Feb. 16, 2015 by Darius
I recently read Fatherland by Robert Harris. Fatherland is a detective novel with a twist: it takes place in an alternative history 20 years after Germany won World War II.
Xavier Marsh is an investigator for the Kriminalpolizei, the unit of the German SS responsible for everyday detective work and crime solving. When a body is found washed up on the banks of a river outside Berlin, Marsh investigates, but quickly finds his path blocked by the Gestapo. Emboldened to seek the truth despite any possible political ramifications, Marsh delves deeper into the case, where he discovers long-buried secrets from the war that could undermine the foundations of the Nazi regime. Xavier Marsh is a standard detective: beset with demons, his personal life in shambles, and living only for his work, but the reader is rooting for him throughout.
As a detective novel, Fatherland is quite entertaining. However, Fatherland shines thanks to Harris’s richly constructed alternate reality. In his world, Germany was victorious over the Soviet Union, annexing Eastern Europe all the way to the Urals and establishing puppet governments throughout Western Europe. Japan, however, was defeated by the United States. The United States and Nazi Germany acquired nuclear weapons at the same time, and each knew neither could win the war without being itself destroyed. Germany and the US thus settled into a cold war, with the US supporting the remnants of the Soviet Union fighting a guerrilla war against the Nazis. Small details flesh out Harris’s narrative. For example, the crimes of Stalin were enshrined in history as the great infamy of the 20th century because Nazi forces discovered Stalin’s network of gulag prisons as they advanced east into the Soviet Union. Gulags, not former concentration camps, were preserved for the world to see.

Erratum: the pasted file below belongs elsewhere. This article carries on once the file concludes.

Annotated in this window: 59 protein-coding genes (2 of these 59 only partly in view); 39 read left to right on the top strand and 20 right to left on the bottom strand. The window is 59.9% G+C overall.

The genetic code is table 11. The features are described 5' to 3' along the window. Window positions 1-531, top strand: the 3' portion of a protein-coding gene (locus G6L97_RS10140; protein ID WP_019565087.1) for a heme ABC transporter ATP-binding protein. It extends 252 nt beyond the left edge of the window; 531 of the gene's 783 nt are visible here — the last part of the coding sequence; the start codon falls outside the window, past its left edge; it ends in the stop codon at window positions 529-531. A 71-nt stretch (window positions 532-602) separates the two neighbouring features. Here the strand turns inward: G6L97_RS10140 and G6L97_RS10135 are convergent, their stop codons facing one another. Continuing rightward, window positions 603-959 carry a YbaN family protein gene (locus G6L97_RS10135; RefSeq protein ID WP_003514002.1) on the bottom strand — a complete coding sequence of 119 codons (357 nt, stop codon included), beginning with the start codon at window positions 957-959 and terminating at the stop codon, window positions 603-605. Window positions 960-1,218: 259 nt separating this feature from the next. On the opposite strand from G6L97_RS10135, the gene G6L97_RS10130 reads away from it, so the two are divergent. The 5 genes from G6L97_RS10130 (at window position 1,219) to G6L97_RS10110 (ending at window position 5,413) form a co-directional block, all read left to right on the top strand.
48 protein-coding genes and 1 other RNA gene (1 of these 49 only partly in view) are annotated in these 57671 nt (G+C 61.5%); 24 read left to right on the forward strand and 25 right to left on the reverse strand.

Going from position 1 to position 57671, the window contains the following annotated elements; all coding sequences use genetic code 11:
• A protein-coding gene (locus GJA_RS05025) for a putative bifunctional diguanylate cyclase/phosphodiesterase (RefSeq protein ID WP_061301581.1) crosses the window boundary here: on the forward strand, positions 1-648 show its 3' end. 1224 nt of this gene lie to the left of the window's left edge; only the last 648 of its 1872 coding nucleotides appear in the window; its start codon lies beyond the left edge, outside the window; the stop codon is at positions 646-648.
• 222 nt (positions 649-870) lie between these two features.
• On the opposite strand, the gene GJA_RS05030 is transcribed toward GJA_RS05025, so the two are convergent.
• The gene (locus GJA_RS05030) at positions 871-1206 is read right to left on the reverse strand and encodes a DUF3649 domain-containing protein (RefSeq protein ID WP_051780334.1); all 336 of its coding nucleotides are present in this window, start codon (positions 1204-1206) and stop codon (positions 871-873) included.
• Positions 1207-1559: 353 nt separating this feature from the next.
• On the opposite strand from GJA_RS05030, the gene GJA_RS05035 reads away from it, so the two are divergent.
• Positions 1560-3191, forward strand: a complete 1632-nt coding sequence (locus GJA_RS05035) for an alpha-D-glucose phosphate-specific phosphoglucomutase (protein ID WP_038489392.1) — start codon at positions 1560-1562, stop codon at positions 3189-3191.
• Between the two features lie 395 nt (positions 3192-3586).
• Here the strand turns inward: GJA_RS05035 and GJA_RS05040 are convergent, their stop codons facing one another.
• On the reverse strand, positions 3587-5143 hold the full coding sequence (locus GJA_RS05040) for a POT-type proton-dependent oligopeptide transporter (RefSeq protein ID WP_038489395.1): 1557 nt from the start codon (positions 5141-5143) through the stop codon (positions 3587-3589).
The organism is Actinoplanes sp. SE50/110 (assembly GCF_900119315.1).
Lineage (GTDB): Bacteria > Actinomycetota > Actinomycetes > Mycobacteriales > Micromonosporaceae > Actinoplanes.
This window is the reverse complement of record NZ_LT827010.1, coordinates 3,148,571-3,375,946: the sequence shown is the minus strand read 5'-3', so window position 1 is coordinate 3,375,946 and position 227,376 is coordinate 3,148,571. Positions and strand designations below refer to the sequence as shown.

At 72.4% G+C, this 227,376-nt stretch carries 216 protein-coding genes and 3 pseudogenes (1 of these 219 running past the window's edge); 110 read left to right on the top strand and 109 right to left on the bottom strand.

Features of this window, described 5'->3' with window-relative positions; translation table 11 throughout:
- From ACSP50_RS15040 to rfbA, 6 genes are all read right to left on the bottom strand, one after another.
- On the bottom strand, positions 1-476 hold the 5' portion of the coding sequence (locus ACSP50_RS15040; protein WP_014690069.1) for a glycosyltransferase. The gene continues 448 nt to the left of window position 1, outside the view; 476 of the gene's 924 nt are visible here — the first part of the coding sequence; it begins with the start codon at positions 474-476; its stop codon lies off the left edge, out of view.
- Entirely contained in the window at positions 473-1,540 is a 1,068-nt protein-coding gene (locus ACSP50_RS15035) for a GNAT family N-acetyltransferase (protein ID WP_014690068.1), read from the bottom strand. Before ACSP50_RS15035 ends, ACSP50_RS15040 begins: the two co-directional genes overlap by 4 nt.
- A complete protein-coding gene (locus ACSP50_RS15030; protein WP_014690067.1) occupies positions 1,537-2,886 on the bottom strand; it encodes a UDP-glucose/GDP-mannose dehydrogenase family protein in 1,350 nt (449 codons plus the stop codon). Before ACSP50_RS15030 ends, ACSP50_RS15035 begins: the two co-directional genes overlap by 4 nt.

For those interested in a good detective story in a thoughtful, provoking setting, Fatherland is an excellent choice.